Tiny teahouse in Tehran Bazaar
With his trimmed beard, red scarf, and bronze-colored waistcoat, Kazem Mabhutian serves a steady stream of customers in the smallest and oldest teahouse in Tehran, but at 63 years old, he is counting on God to find him a successor.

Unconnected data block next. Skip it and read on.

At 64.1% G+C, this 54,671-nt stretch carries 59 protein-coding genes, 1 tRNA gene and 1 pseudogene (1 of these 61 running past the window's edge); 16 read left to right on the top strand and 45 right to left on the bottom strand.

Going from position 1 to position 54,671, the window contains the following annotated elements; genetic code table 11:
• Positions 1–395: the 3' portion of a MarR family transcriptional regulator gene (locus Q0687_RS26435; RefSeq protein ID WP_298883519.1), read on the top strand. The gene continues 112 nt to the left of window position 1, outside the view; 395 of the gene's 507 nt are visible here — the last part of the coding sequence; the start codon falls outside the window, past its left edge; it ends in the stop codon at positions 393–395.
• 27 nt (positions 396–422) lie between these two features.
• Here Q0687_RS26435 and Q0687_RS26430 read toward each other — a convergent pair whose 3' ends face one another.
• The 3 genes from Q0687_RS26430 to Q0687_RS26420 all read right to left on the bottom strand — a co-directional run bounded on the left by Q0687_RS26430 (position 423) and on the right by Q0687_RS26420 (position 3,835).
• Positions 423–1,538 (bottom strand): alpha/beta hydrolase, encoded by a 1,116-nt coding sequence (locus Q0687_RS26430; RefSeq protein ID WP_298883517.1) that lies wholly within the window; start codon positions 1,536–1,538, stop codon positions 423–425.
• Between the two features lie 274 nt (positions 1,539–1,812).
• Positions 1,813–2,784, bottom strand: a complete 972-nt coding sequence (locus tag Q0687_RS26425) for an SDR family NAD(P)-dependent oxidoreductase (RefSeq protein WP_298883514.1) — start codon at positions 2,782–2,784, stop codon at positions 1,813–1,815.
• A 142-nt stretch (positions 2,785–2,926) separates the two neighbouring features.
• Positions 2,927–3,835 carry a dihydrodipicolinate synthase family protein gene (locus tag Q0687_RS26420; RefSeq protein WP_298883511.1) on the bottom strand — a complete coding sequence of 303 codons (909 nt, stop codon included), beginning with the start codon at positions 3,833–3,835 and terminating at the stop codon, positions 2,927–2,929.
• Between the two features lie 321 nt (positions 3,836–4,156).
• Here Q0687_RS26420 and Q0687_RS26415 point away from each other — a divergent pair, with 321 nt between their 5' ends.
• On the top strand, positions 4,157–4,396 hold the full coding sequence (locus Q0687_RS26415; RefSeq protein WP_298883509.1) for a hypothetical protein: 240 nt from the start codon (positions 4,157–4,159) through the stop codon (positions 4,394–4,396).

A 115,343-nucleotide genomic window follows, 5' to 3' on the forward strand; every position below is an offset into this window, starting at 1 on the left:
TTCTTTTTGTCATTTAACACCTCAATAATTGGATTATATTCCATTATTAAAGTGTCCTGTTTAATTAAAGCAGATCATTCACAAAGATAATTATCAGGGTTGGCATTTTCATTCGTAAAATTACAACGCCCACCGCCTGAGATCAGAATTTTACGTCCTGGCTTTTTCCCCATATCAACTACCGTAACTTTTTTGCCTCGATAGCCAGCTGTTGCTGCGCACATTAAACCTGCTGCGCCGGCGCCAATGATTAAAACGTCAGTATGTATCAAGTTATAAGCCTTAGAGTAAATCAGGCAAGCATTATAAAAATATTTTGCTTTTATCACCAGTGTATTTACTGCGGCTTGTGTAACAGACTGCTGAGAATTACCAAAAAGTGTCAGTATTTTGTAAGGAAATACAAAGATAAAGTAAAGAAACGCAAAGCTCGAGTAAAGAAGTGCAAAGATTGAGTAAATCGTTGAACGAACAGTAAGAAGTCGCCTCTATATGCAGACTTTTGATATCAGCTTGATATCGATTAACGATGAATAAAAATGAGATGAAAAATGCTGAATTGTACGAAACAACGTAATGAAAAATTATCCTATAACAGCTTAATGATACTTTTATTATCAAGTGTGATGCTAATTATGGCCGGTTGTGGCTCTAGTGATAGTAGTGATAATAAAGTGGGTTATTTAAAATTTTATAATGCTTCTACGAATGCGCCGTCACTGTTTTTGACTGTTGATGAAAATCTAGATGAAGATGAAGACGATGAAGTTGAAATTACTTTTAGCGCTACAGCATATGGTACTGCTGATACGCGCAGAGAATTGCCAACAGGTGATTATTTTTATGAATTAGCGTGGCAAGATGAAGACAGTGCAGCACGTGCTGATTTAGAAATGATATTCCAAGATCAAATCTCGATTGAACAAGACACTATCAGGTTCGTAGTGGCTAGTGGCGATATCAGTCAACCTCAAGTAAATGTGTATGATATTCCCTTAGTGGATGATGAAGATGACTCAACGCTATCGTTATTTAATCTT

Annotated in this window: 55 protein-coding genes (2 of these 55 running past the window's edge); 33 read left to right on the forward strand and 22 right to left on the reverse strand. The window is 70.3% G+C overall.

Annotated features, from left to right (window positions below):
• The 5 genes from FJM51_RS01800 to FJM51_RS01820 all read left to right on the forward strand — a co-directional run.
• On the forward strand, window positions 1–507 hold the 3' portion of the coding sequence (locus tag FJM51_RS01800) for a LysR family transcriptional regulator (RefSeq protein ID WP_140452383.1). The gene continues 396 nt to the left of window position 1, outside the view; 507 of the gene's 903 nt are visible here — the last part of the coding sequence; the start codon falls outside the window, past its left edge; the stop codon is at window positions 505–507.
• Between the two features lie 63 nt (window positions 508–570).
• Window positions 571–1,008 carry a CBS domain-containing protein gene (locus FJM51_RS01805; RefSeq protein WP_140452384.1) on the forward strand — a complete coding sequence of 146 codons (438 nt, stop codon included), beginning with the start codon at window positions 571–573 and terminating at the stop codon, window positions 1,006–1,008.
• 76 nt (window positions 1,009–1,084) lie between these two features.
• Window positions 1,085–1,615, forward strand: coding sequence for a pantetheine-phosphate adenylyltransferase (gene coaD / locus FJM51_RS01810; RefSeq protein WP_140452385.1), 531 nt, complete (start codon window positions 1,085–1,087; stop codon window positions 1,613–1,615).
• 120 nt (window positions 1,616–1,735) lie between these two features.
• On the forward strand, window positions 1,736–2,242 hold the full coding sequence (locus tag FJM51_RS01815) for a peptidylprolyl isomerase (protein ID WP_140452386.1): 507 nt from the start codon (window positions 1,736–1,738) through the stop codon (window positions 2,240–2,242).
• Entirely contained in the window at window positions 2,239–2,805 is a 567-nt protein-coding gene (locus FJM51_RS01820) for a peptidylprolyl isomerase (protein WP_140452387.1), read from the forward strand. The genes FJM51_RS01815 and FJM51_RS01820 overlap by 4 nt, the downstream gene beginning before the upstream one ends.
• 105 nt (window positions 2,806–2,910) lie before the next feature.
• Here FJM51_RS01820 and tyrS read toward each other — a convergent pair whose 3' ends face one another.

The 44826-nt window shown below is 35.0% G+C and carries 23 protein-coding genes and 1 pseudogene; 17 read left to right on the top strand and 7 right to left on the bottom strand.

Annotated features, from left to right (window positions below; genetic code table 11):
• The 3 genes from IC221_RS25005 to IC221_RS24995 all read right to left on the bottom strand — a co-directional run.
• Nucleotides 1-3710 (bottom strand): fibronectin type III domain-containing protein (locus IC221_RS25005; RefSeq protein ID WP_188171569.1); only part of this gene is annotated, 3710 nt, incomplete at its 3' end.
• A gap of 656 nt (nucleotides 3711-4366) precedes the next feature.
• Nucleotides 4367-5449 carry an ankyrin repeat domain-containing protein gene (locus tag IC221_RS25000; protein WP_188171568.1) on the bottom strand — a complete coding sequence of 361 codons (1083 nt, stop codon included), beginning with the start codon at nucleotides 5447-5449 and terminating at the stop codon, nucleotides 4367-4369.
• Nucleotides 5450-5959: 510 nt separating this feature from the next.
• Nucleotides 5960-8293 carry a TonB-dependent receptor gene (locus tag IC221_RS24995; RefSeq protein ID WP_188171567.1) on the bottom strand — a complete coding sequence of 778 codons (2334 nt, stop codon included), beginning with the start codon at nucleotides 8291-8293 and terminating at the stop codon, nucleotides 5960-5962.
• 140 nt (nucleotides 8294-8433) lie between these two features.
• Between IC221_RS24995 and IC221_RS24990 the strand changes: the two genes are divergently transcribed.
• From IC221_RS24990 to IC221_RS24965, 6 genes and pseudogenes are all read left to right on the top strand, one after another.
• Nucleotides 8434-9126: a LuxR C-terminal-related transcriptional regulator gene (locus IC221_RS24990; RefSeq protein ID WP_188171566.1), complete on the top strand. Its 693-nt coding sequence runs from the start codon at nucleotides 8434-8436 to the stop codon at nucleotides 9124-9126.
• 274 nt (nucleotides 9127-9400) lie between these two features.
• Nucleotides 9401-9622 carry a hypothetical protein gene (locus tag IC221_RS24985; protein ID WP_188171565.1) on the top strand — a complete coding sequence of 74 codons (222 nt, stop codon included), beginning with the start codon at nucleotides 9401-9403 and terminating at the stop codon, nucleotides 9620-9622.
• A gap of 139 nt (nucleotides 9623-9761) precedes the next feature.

Tucked in an alleyway of the Grand Bazaar, wedged between a clothes shop and the door of a mosque, his 1.5-square-metre chaikhaneh (tea house) is invisible from the main street. And yet it is the most famous among tea connoisseurs in the Iranian capital. In between pouring glasses of steaming brew for his customers, Mabhutian tells the century-old story of the fabled Haj Ali Darvish Tea House with pride. His father Haj Ali Mabhutian, nicknamed the Dervish or Beheshti, or “He who deserves paradise”, was born in Hamedan in western Iran, he says. “He came to Tehran at the age of 15 to earn a living. He bought this shop from Haj Hassan who had opened it in 1918.” Arranged around him are cups and teapots, boxes of tea, and a samovar water-heater. There is an antiquated radio, a paraffin lamp, statuettes of dervishes, and gold-colored sticks of Nabat, a saffron-scented barley sugar. On the wall, a tourism ministry certificate assures that the place “is part of the intangible heritage of the national culture”. ‘Tea of kindness’ Aside from the traditional Iranian black tea, Mabhutian prepares cardamon, cinnamon, mint, thyme and hibiscus brews every day from 7:30 am. But his favorites is his signature “tea of kindness”, a mixture of mint, lemon, and saffron which gives it a zesty yellow color. Business is usually steady: experts say that Iranians consume an average of nine small glasses of tea a day, or 100,000 tones nationwide every year. “Until 2007, my father ran this house, known as the smallest in the world,” said Mabhutian. “Then he broke his leg and never returned to work. He stayed at home until his death in 2018 at the age of 92.” Kazem then left his advertising agency job and took over the business. “I don’t regret it at all,” he said. “Advertising was a business, but this is a question of love. I chose this job with my heart, not for the money.” On the menu, the price of a cup of tea is listed at 100,000 rials (35 cents), but “the rates are not fixed,” he said. “It depends on the financial situation of the customer.” Every day he serves some 200 customers. “Most of them come from outside the market because they know us,” he said. “There used to be a lot of tourists too, because this shop was in the guidebooks, but the foreigners disappeared with the pandemic.” ‘Made with love’ Given the miniature size of the teahouse, there are no tables, but customers can pull up a plastic stool outside, amid the bazaar’s bustle. Seated there was Shafagh, a 32-year-old graphic designer, with her friend Forough, 47. “Everyone sells tea, but the important thing is to know how to make it,” said Shafagh, enjoying a cup of kindness tea. “It’s like cooking — when someone makes tea with love, it tastes completely different.” Forough chimed in that “I also come to chat with the owner. I think his tea is nothing like the tea served in other places”. Every weekday, Habibollah Sayadi, 70, leaves his nearby clothing shop to enjoy his Iranian black tea. “I’m a regular — I’ve been coming here for almost 50 years because I love the taste of his tea,” he said, adding approvingly that “Mr. Kazem respects hygiene” in times of Covid. Mabhutian, the owner, is getting on in years and is still single, so does he worry about what will become of his beloved shop in the future? “Not at all,” he said confidently. “God will find me a successor. A place like this one does not die.” A maze of bustling alleys Situated in the heart of Tehran, the Grand Bazaar resembles a giant maze of bustling alleys, corridors, lanes, intersections, entrances, and passageways with hundreds of shops offering different types of goods and services. It is a place to explore, to discover everyday life of the locals, and to spend time here to get fun. While most of its covered structures and marketplaces are associated with the 19th century onwards, the history of trade in the bazaar is rooted much deeper in time. Some visitors to the bazaar refer to it as “a city within a city” because it also includes several mosques, guesthouses, banks, and once-thriving caravansaries. Most mazes and lanes are particularly allocated to commodities such as carpets, metalwork, spices, toys, clothing, jewelry, woodturning, and kitchen appliances. One can also encounter with grocery stores, bookbinders, blacksmiths, tinsmiths, coppersmiths, tobacconists, tailors, flag sellers, broadcloth sellers, carpenters, shoemakers, and knife-makers, among others.